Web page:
American Express’ Headwinds Likely To Continue In The Near Term

by Trefis Team
American Express Company
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American Express (NYSE: AXP) reported a lukewarm performance for the second quarter of the year late last week, with the card lender churning out an earnings beat despite falling marginally short of revenue expectations. Notably, the company’s shares fell sharply after the results were announced – primarily because of the sizable increase in operating expenses as well as card loan charge-offs. We have summarized American Express’s Q2 2018 earnings and also detailed our expectations for the rest of the year in our interactive dashboard for the company, the key parts of which are captured below.

The stock sell-off was unwarranted in our view, as both of the aforementioned trends were expected in Q1 and Q2, and will continue to weigh on the company’s bottom line over the next few quarters. This is because American Express’s new growth strategy seeks to attract more merchants and more card users by slashing transaction fees and by offering larger rewards, respectively. Also, as the card lender adopts a business model that is similar to that of other players in the cards industry and prioritizes credit cards over charge cards (which do not allow the cardholder to carry forward balances beyond a year), charge-off rates are bound to increase before stabilizing.

AmEx’s new strategy is already yielding results, with card loans and payment volumes growing at a faster rate than what it has seen over the years – helping its quarterly revenues soar past the $10-billion mark for the first time in Q2 2018. We believe that the elevated operating expenses in the near future will be largely offset by the sizable value the new strategy will unlock in the long run in terms of enhanced market share. As a result, we increased our price estimate for American Express’s stock upwards from $105 to $110. The current target is roughly 10% ahead of the current market price.

See our full analysis for American Express here

American Express’ New Strategy Has Led To Growth In Card Loans, Payment Volumes

With its decision to reduce merchant fees, American Express stands to gain more ground across cardholder segments, as increased acceptance among merchants should boost the number of people applying for AmEx cards. The impact of this on the lender’s card portfolio is already visible, with the total card portfolio crossing $75 billion for the first time. As was seen in Q1 too, growth in American Express’ card portfolio outpaced growth in its charge card receivables, as the lender is now more focused on the former. It should be noted that a higher card portfolio coupled with the improving interest rate environment should translate into higher net interest income for AmEx going forward.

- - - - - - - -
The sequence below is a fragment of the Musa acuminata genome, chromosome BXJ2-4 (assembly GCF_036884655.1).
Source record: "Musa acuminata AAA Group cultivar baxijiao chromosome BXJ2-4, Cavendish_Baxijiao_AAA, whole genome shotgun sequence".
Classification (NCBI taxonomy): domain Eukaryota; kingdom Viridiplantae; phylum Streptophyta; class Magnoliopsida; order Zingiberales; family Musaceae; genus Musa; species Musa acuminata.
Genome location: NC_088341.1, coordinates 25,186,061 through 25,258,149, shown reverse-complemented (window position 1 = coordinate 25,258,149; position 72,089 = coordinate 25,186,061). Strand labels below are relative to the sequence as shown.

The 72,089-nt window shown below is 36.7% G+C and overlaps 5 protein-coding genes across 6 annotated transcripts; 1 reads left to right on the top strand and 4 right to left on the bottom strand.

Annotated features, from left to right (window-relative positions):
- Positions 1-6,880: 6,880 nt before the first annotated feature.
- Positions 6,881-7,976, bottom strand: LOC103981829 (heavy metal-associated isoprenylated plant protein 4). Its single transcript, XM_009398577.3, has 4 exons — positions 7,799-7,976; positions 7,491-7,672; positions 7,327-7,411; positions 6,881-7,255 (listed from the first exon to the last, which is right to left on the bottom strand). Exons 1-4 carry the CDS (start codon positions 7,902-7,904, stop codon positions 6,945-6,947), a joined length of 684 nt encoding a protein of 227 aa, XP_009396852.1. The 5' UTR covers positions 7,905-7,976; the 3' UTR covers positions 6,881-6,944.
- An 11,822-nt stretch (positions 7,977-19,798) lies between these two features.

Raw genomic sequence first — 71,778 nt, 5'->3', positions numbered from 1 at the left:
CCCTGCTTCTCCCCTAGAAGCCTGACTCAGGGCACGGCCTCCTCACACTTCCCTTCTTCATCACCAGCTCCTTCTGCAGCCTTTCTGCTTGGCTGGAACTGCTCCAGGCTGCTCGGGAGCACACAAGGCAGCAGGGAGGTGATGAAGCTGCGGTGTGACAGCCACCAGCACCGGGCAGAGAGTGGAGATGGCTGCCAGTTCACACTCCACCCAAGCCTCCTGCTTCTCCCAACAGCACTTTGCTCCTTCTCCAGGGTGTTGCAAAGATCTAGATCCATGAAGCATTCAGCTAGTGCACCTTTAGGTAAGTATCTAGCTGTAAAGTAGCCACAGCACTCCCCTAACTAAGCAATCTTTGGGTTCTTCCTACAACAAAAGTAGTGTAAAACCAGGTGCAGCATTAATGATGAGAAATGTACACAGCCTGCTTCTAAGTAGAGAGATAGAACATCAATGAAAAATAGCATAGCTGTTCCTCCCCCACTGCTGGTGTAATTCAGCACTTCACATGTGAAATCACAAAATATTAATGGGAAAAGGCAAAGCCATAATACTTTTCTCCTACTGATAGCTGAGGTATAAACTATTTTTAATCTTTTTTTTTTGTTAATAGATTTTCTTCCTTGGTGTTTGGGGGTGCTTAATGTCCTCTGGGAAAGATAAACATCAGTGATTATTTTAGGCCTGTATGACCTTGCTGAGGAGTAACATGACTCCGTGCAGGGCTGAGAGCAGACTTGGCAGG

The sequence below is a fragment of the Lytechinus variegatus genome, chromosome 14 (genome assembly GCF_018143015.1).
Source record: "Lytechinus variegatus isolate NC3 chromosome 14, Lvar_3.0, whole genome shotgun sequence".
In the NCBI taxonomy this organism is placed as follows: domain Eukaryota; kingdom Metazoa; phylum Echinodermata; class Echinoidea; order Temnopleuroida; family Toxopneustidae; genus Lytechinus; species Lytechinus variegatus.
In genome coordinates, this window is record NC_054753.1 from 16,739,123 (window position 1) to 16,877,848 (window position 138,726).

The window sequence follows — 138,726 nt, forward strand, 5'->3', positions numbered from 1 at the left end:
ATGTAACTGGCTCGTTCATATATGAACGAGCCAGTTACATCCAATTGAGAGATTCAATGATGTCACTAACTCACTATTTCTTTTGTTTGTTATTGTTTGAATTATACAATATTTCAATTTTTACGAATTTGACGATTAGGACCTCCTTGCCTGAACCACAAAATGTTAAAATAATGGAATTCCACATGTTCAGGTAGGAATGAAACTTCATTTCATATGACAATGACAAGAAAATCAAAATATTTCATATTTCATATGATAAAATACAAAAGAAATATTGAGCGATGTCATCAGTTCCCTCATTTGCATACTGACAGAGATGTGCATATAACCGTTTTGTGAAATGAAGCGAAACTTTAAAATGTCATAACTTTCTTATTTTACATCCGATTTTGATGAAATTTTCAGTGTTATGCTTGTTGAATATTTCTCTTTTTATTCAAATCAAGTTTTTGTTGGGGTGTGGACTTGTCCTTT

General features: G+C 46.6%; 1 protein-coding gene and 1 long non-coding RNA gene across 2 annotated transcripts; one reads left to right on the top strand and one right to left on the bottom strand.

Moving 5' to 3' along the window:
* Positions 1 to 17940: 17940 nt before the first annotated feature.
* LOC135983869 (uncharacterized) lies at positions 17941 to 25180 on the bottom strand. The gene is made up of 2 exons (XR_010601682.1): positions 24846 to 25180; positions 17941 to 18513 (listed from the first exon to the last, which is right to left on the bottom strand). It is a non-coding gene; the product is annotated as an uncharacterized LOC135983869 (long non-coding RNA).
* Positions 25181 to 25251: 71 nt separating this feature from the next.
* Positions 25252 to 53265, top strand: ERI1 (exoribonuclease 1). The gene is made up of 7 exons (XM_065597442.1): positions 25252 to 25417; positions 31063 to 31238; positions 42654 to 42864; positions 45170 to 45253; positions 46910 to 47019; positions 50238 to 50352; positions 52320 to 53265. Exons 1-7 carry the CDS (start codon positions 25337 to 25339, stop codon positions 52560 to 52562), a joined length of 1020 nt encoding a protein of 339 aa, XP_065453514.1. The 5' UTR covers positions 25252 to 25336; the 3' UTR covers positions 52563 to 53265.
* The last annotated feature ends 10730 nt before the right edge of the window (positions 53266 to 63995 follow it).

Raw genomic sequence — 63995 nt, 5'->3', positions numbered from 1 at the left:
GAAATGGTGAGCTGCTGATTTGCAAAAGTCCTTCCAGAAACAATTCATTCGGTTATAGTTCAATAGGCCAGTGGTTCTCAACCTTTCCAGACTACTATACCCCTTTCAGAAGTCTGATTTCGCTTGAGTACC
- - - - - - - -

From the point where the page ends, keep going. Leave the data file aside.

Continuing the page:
At the same time, as a larger number of cardholders use their cards for making payments, there should be a proportional increase in total card balances. This can be seen in the chart below, as total purchase volumes (card billed business) rose to a record high of nearly $300 billion in Q2. Notably, billings on AmEx’s proprietary network crossed $250 billion for the first time this quarter.

However, These Efforts Have Raised Card Charge-Off Rates

American Express reported an increase in its total card charge-off rate to 2.1% from levels that generally remained around 1.7% over 2016-17. This in turn resulted in an increase in card provisions for the quarter – weighing on the bottom line. While the current charge-off rate is the highest since early 2012, this trend was largely expected given the company’s renewed push into card lending.

In any case, it should be noted that American Express has enjoyed the lowest card charge-off rate among U.S. card lenders over the years because of its focus on the affluent segment, and its charge-off rates are still well below that of its peers. To put things in perspective, the average card charge-off rate across U.S. card lenders was around 3.5% in 2017. Accordingly, we do not view the increased card charge-off rate as a cause for concern.

We expect American Express to report EPS of $7.33 for full-year 2018. Taken together with an estimated P/E ratio of 15, this works out to a price estimate of $110 for Amex’s shares, which is about 10% ahead of the current market price.

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